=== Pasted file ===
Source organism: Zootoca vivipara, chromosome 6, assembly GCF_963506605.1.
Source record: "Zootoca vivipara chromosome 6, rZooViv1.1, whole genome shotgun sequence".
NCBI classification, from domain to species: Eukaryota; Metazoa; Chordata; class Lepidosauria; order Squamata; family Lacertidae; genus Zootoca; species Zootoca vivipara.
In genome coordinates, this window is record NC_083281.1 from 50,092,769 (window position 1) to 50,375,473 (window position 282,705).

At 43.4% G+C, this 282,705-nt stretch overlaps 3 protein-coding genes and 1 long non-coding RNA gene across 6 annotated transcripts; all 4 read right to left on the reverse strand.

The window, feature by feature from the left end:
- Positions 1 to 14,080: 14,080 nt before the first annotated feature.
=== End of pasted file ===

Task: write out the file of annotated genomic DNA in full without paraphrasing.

Source organism: Zootoca vivipara, chromosome 6, assembly GCF_963506605.1.
Source record: "Zootoca vivipara chromosome 6, rZooViv1.1, whole genome shotgun sequence".
NCBI classification, from domain to species: Eukaryota; Metazoa; Chordata; class Lepidosauria; order Squamata; family Lacertidae; genus Zootoca; species Zootoca vivipara.
In genome coordinates, this window is record NC_083281.1 from 50,092,769 (window position 1) to 50,375,473 (window position 282,705).

At 43.4% G+C, this 282,705-nt stretch overlaps 3 protein-coding genes and 1 long non-coding RNA gene across 6 annotated transcripts; all 4 read right to left on the reverse strand.

The window, feature by feature from the left end:
- Positions 1 to 14,080: 14,080 nt before the first annotated feature.